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Ethics and law

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LAW/THUR/01 AN ETHICAL FRAMEWORK FOR THE REGULATION OF THE COMPASSIONATE USE OF INNOVATIVE TREATMENTS: EXPERIENCE OF A TERTIARY PAEDIATRIC HOSPITAL

R Mulvaney, V Larcher. Great Ormond Street Hospital, Centre for Paediatric Ethics, London, UK

Aims: To develop a framework for ethical decision-making for the compassionate use of innovative treatments that are not the subjects of research protocols. It should be open and transparent and sufficiently protective of patient safety without sacrificing possible benefits to patients. This framework will incorporate a system in which outcomes are measured, reported and analysed.

Methods: A retrospective ethical analysis of 10 cases of the proposed use of compassionate or innovative treatments and discussion with the clinicians involved.

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Abstract LAW/THUR/01

Results: Of the 10 cases, seven concerned children with oncological/immunological problems for which off-trial compassionate innovative/experimental treatment was requested and three involved metabolic conditions requiring enzyme replacement therapy and intensive care (see table). Six oncological/immunological problem cases were initially referred to the chairman of the Research Ethics Committee, but were immediately referred to the chairman of the Clinical Ethics Committee (CEC) for prospective consultation. Four of these were retrospectively reviewed at the CEC. One was referred to the Gene Therapy Advisory Council prospectively and the CEC retrospectively. In one metabolic condition case a prospective clinical ethics consultation was requested initially with retrospective CEC deliberation.. Two metabolic condition cases involved a prospective multidisciplinary team meeting including clinical ethics, the medical director and representation from relevant clinical units.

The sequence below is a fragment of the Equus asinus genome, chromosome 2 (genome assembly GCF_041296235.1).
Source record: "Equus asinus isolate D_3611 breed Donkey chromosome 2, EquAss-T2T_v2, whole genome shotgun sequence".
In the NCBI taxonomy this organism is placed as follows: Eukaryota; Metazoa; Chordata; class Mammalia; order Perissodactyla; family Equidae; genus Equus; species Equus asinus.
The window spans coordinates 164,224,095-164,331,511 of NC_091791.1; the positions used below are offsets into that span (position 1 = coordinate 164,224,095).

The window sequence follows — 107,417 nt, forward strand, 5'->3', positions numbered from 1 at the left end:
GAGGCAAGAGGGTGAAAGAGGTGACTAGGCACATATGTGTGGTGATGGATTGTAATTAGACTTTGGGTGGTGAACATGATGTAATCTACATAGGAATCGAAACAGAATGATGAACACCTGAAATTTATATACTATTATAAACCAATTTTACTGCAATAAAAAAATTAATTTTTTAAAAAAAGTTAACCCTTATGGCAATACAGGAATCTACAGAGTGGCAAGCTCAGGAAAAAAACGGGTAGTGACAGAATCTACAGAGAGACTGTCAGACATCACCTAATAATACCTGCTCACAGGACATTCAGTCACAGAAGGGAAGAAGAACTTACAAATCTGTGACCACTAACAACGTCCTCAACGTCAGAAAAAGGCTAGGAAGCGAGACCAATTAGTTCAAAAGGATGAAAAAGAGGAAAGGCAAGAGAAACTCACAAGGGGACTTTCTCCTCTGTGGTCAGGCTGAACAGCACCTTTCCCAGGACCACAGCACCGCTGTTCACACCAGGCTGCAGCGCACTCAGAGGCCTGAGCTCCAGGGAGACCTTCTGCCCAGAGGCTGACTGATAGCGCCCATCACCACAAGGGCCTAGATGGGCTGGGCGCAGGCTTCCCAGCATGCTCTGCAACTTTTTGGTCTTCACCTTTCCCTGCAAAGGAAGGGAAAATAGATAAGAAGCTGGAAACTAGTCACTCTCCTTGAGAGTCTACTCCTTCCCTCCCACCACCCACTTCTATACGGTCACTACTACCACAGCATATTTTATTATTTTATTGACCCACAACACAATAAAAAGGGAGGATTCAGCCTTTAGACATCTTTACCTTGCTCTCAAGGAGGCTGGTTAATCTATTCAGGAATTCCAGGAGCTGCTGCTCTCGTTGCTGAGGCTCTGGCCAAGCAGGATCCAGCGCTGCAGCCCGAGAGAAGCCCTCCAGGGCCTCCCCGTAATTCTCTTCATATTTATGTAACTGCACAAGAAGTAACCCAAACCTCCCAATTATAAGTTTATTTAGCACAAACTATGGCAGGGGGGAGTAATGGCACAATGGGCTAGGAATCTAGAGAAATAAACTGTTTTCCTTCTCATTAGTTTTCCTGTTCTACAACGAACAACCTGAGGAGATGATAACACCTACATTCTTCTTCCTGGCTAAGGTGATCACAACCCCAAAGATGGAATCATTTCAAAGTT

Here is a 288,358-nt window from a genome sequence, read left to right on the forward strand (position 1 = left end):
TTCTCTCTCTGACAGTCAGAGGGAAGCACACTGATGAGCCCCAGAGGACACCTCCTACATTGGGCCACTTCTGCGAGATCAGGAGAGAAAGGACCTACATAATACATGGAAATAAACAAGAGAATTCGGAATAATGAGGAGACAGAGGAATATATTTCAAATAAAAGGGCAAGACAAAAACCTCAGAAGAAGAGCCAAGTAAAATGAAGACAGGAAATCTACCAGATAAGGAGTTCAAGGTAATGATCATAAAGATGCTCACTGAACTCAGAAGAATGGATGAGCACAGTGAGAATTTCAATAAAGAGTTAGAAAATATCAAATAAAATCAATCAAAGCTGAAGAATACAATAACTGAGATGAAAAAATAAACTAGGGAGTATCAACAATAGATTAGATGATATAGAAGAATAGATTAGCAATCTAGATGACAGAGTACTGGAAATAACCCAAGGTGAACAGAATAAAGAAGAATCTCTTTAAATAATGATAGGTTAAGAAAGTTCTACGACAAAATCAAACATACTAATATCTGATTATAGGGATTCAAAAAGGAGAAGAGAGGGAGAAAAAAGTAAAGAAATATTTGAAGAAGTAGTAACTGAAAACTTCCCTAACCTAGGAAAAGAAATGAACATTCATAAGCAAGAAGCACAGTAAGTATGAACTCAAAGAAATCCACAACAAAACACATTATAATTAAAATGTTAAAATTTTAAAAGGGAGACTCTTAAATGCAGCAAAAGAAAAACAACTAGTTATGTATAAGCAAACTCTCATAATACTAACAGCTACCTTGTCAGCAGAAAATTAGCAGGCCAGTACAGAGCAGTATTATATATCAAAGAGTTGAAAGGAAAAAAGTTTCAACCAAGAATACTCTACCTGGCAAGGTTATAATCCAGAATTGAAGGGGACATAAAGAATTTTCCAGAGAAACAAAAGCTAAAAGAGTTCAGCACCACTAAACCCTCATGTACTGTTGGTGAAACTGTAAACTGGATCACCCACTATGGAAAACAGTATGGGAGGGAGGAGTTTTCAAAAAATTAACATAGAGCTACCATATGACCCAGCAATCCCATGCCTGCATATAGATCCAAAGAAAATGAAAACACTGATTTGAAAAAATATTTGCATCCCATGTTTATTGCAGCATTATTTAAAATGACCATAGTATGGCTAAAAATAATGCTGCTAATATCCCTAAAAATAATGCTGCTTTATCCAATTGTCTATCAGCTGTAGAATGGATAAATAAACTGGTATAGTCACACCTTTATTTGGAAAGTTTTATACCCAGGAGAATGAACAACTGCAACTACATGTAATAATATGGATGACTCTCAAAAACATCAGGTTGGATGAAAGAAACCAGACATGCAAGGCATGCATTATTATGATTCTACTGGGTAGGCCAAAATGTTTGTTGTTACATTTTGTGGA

Conclusions: From consideration of these cases it was possible to develop an ethical framework for decision making. The essential elements would appear to be: defined clinical need; clear scientific basis; a determination of how the patient is likely to benefit; in-team consensus regarding the patient’s best interests; absence of other reasonable alternatives; fully informed consent from patient/family bearing in mind the experimental nature and risks; absence of coercion; a consideration of resource allocation and a commitment to outcome reporting to provide benefit …

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